Dr. Anthony Fauci said on Tuesday that taking comfort in news of declining coronavirus death rates is a”false narrative” encouraging “complacency.”
Director of the National Institute of Allergy and Infectious Diseases Dr. Anthony Fauci downplayed the apparent low death rate of the novel coronavirus pandemic in a press conference with Democrat Alabama Senator Doug Jones on Tuesday. He also emphasized that there was still a “window of opportunity” for the state to respond proactively to the outbreak.
“You’re not there yet, so you have an opportunity, a window to get your arms around this and to prevent it from getting worse,” Dr. Fauci said. “It’s not to the point where it’s out of hand and you know, very difficult to control. So you have a window of opportunity here, that as a state, you should not, you should, you know, take advantage of that window of opportunity.”
Fauci further characterized taking comfort in news about declining mortality as an empty comfort, claiming, “It’s a false narrative to take comfort in a lower rate of death. There’s so many other things that are very dangerous and bad about this virus,” and warning the public not to “get yourself into false complacency.”
Jones echoed Fauci’s concern, saying:
I think we do a disservice sometimes by focusing on the total amount of deaths, because we’ve seen a rise and that’s a problem for sure. But as the percentage of deaths may come down, that does not mean that this virus is not still very, very serious. That it disrupts education, disrupts businesses, disrupts lives, because it still is. It still will be deadly.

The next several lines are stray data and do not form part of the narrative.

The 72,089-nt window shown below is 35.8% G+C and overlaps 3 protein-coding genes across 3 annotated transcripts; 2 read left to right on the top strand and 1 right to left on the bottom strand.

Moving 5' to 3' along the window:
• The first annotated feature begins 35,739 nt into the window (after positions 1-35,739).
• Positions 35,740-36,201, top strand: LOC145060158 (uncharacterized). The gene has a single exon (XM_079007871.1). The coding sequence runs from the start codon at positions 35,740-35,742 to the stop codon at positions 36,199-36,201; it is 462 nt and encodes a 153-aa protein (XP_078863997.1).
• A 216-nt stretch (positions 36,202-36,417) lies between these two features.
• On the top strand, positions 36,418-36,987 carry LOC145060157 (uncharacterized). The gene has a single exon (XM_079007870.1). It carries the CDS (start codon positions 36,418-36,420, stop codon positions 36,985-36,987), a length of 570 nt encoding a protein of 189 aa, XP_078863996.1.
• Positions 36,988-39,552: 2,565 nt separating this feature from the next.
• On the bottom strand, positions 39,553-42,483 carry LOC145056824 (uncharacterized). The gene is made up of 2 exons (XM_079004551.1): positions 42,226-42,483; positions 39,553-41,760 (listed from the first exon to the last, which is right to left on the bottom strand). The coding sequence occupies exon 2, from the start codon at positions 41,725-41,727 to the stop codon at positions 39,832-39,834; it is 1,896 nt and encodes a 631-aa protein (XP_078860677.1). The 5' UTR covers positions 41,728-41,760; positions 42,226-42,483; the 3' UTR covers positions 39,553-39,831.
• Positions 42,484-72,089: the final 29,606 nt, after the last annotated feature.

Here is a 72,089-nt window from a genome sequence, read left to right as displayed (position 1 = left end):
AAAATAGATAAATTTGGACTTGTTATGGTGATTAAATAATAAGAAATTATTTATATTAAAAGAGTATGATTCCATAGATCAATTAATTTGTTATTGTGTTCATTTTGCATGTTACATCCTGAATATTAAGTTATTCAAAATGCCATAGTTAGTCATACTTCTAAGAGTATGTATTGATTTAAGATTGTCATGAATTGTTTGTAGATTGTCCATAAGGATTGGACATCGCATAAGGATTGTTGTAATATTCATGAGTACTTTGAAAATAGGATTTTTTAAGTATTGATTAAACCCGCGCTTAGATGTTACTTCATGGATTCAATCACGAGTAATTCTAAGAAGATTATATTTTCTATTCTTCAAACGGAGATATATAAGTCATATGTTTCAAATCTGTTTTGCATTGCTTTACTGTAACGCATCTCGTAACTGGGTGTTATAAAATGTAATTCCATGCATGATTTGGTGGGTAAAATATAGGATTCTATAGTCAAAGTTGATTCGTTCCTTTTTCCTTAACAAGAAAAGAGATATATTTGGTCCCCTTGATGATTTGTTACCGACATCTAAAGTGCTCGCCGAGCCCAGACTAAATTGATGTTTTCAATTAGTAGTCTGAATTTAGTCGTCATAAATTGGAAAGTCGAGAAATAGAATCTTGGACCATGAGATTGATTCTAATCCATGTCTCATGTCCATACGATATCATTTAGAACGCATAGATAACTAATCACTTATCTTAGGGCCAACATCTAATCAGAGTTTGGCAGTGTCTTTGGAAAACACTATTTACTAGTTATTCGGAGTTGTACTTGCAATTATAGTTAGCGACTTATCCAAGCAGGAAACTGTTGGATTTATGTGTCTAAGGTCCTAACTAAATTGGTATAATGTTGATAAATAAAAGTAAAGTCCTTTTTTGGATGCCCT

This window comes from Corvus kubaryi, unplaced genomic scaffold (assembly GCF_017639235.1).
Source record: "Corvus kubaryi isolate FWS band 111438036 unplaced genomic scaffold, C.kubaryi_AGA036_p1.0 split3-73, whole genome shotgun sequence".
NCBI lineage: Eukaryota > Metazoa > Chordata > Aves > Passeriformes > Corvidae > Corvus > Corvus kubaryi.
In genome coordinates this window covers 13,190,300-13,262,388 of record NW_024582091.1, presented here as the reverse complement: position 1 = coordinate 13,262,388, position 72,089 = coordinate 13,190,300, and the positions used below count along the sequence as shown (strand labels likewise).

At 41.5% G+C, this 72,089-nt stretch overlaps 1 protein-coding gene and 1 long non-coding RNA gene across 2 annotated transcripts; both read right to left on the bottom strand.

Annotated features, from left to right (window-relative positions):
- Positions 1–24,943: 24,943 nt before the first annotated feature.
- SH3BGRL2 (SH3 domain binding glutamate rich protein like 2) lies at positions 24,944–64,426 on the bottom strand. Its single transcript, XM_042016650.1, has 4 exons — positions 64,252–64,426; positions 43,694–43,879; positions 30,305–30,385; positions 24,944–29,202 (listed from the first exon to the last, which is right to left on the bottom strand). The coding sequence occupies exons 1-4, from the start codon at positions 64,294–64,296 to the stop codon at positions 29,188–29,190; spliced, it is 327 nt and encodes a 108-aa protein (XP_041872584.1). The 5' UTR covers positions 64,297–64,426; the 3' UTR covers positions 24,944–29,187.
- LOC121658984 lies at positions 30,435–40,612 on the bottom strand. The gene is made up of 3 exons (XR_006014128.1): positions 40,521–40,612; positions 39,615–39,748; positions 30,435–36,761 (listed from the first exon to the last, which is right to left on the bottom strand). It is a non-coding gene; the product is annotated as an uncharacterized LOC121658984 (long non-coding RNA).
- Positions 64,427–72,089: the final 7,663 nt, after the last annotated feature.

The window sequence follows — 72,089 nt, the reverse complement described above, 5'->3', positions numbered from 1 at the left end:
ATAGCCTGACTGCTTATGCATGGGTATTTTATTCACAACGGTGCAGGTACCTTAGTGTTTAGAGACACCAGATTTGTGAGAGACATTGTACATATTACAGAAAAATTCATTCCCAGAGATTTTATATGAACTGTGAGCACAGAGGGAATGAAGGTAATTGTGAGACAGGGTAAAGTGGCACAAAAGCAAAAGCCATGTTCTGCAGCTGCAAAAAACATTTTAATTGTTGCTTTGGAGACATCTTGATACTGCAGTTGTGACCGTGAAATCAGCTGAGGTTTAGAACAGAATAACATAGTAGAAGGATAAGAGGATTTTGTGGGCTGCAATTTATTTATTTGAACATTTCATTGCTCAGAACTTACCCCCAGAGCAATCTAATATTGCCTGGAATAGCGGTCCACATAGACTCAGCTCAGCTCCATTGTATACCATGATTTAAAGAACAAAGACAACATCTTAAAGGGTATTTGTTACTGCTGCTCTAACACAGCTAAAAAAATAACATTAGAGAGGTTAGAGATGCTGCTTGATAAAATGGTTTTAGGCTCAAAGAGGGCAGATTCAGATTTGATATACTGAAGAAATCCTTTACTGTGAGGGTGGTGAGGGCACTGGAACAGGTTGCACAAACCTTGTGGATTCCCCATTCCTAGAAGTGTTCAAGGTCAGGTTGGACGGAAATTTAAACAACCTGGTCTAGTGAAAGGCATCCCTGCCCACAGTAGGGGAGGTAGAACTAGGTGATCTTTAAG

But I don’t want to get into a situation where we just accept a lower number of deaths as if this is the new normal. We’ve still got to do everything we can to get this virus snuffed out.
So just because deaths as a percentage of total cases may be coming down, it’s no reason at all to kind of let our foot off the gas when it comes to our social distancing, wearing masks and trying to control this virus.
Even amid what Fauci called a “resurgence” of the disease, he did admit to some optimism about the future. “The younger you are, the better you do and the less likely that you’re going to get seriously ill and die,” he said. “Number two, we definitely are better now at treating individuals particularly because we have a couple of therapies that work well in people with the disease.”
Despite being against “authoritarian” federal mandates regarding masks and other measures of prevention, Fauci strongly supports local measures to do the same. “The bottom line is it’s not going to be one-size fits all,” he said. “It’s going to depend on the level of infection in the community.”